- Taking some kinds of insulin in the evening
- Drinking at night
What are the affected areas?
Sweating related to Diabetes can affect almost any part of your body that usually sweats. That can include your underarms, hands, feet, face, chest, and neck.
What are my treatment options for excessive sweating?
If you suffer from excessive sweating as a result of diabetes, there are a few different treatment options available to you:
- Botox injections
- Certain types of surgery
- Electrical current therapy
- Anticholinergics (nerve-blocking medications)
- Clinical-strength antiperspirants
Causes of low sweating in people with diabetes
While this article has primarily focused on excessive sweating up to this point, people with diabetes are also susceptible to another sweat-related issue – that is, not sweating enough. The inability to create enough sweat is called “anhidrosis,” and it can make maintaining a suitable body temperature in hot environments difficult.
When diabetes is to blame for anhidrosis, the cause is very similar to that of hyperhidrosis. However, in anhidrosis, the nerves responsible for activating your sweat glands are stuck in the “off” position. Since people with type 1 diabetes often sweat more than normal in the upper body and less than normal in the lower body, they are especially prone to this condition.
If you suspect you are dealing with anhidrosis, look out for these common symptoms:
- Little/no perspiration
- Trouble staying warm or cool
- Finding it difficult to cool down after physical activity – even minor activity
- Getting overheated easily
- A flushed face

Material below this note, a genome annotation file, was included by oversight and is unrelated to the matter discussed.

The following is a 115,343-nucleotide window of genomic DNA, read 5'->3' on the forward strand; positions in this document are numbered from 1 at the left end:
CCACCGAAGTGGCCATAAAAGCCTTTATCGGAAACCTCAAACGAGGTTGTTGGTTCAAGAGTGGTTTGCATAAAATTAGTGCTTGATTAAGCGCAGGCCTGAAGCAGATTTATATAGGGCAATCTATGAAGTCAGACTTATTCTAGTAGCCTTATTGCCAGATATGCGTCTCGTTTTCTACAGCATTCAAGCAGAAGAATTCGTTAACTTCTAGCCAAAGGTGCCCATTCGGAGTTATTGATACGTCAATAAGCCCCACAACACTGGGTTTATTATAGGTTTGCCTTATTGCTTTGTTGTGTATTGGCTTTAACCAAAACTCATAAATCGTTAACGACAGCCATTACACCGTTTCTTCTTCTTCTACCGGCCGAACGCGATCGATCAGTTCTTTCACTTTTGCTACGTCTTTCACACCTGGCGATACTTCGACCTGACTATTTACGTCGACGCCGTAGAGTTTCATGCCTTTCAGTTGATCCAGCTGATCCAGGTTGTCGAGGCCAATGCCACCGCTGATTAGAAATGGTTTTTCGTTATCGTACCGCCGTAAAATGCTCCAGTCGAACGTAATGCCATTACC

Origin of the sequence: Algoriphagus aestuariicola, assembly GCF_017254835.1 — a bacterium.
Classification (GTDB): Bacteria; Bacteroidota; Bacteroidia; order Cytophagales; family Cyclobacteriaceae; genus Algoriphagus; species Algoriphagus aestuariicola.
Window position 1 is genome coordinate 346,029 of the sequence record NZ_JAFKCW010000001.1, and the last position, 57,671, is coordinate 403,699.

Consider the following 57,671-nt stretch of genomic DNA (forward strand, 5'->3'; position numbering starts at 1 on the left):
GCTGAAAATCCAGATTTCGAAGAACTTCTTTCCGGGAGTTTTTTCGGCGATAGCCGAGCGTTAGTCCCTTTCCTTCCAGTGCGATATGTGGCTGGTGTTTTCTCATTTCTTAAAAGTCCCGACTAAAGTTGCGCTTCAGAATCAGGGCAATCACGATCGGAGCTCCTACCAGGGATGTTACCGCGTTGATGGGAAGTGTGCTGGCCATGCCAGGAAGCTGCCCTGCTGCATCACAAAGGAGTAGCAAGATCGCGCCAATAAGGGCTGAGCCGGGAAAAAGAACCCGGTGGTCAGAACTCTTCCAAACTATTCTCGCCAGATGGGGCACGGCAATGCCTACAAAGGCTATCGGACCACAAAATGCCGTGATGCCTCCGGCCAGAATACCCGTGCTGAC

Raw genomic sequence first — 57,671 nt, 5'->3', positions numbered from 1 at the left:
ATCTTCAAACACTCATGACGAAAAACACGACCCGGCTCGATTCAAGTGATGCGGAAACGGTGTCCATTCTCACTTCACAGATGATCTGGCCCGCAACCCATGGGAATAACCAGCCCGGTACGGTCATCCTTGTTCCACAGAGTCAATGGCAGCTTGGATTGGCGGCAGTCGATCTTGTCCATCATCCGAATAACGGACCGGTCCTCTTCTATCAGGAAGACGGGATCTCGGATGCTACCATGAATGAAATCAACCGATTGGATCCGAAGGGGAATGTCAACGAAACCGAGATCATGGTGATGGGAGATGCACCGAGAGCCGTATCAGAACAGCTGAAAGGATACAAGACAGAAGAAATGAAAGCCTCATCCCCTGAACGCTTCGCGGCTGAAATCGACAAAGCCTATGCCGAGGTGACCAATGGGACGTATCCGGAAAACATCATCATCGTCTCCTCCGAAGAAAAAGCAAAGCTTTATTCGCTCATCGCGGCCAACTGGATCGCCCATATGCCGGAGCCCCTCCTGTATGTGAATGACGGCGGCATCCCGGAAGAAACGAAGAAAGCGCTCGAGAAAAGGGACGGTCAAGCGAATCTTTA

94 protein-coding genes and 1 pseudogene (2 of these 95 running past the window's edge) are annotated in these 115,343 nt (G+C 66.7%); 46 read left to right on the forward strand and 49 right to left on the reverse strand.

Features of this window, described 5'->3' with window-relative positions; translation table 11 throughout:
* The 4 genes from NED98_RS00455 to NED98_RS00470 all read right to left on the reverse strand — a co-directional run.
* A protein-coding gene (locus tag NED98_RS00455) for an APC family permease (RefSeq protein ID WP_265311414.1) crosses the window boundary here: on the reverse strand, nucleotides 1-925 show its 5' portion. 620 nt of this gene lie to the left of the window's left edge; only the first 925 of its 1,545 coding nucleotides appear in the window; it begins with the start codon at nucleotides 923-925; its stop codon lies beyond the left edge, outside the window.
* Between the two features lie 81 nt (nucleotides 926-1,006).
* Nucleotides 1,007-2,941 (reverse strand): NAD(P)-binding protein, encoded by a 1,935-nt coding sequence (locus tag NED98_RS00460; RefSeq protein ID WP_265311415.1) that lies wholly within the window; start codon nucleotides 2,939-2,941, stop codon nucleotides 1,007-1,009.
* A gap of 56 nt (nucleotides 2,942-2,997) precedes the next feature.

- Fast heartbeat
- Muscle cramps/weakness
What lifestyle changes can help with sweating related to diabetes?
Along with the procedures and medications described above, there are a few lifestyle changes you can make to deal with abnormal sweating and diabetes:
Wearing the right clothes
When you need to manage the effects of excess sweating, the clothes you wear matter. Wear natural fabrics like cotton instead of synthetic alternatives, and look for sports clothes made with “wicking” fabrics that can take moisture away from your skin.
It’s also crucial to make sure you’re changing clothes regularly. Switch your clothes on at least a daily basis, and avoid wearing the same shoes daily. On the topic of shoes, wearing open shoes and ensuring your feet get enough air can help you avoid sweaty feet.
Staying cool if you can’t sweat
On the other hand, you’ll need to actively control your body temperature if you’re dealing with anhidrosis. Steps you can take towards this goal include:
- Not doing intense physical activity when it’s hot out
- Adjusting your home’s room temperature, if possible
- Taking cold showers
- Drinking cool water and other fluids
Controlling your blood glucose
Since blood sugar levels can directly affect your likelihood of experiencing night sweats, the best way to deal with this type of sweating is to do everything you can to stay in range. (Even if you’re dealing with another form of sweating related to diabetes, controlling your blood sugar is still a good idea.)
You’ll need a few different things to keep your blood glucose in check. First, you’ll want a high-quality blood glucose meter and the supplies to go with it. For added convenience and more information on your blood sugar levels, you may prefer to use a continuous glucose monitor in most situations.
The number one place to get these diabetes supplies and others is US MED. We’ve been active in this industry for well over 20 years – in that time, we’ve been accredited by the ACHC, URAC, and NABP and received an “A+” Better Business Bureau rating. Start enjoying benefits like free priority shipping and automatic reorder reminders by ordering diabetes supplies from US MED today!